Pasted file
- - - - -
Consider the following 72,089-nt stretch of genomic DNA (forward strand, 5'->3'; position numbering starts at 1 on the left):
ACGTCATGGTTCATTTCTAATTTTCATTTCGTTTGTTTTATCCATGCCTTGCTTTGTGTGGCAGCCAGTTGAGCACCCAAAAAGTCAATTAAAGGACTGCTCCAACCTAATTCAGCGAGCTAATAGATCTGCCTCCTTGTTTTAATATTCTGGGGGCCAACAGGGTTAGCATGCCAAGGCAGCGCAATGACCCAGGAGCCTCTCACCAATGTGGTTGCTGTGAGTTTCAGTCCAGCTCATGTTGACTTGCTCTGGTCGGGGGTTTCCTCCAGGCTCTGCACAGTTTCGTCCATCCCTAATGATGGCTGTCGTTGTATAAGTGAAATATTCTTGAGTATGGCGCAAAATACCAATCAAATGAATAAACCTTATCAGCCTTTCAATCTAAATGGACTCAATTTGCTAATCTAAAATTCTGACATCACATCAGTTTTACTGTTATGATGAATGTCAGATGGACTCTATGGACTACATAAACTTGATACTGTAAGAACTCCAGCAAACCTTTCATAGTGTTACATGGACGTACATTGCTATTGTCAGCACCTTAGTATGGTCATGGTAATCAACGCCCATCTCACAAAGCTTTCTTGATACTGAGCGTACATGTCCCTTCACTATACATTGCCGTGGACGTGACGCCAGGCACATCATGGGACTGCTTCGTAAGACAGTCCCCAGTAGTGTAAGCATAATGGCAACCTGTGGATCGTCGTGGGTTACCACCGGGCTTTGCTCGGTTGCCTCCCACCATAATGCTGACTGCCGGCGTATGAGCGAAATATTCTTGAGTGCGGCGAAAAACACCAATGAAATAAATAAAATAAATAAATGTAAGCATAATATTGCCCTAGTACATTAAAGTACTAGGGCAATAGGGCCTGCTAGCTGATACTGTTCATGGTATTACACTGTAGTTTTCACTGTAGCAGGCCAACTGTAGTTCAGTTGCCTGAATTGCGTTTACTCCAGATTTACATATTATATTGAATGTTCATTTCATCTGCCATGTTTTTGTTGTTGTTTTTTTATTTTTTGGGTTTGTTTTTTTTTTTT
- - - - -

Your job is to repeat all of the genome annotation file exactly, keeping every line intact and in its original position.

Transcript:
Consider the following 72,089-nt stretch of genomic DNA (forward strand, 5'->3'; position numbering starts at 1 on the left):
ACGTCATGGTTCATTTCTAATTTTCATTTCGTTTGTTTTATCCATGCCTTGCTTTGTGTGGCAGCCAGTTGAGCACCCAAAAAGTCAATTAAAGGACTGCTCCAACCTAATTCAGCGAGCTAATAGATCTGCCTCCTTGTTTTAATATTCTGGGGGCCAACAGGGTTAGCATGCCAAGGCAGCGCAATGACCCAGGAGCCTCTCACCAATGTGGTTGCTGTGAGTTTCAGTCCAGCTCATGTTGACTTGCTCTGGTCGGGGGTTTCCTCCAGGCTCTGCACAGTTTCGTCCATCCCTAATGATGGCTGTCGTTGTATAAGTGAAATATTCTTGAGTATGGCGCAAAATACCAATCAAATGAATAAACCTTATCAGCCTTTCAATCTAAATGGACTCAATTTGCTAATCTAAAATTCTGACATCACATCAGTTTTACTGTTATGATGAATGTCAGATGGACTCTATGGACTACATAAACTTGATACTGTAAGAACTCCAGCAAACCTTTCATAGTGTTACATGGACGTACATTGCTATTGTCAGCACCTTAGTATGGTCATGGTAATCAACGCCCATCTCACAAAGCTTTCTTGATACTGAGCGTACATGTCCCTTCACTATACATTGCCGTGGACGTGACGCCAGGCACATCATGGGACTGCTTCGTAAGACAGTCCCCAGTAGTGTAAGCATAATGGCAACCTGTGGATCGTCGTGGGTTACCACCGGGCTTTGCTCGGTTGCCTCCCACCATAATGCTGACTGCCGGCGTATGAGCGAAATATTCTTGAGTGCGGCGAAAAACACCAATGAAATAAATAAAATAAATAAATGTAAGCATAATATTGCCCTAGTACATTAAAGTACTAGGGCAATAGGGCCTGCTAGCTGATACTGTTCATGGTATTACACTGTAGTTTTCACTGTAGCAGGCCAACTGTAGTTCAGTTGCCTGAATTGCGTTTACTCCAGATTTACATATTATATTGAATGTTCATTTCATCTGCCATGTTTTTGTTGTTGTTTTTTTATTTTTTGGGTTTGTTTTTTTTTTTT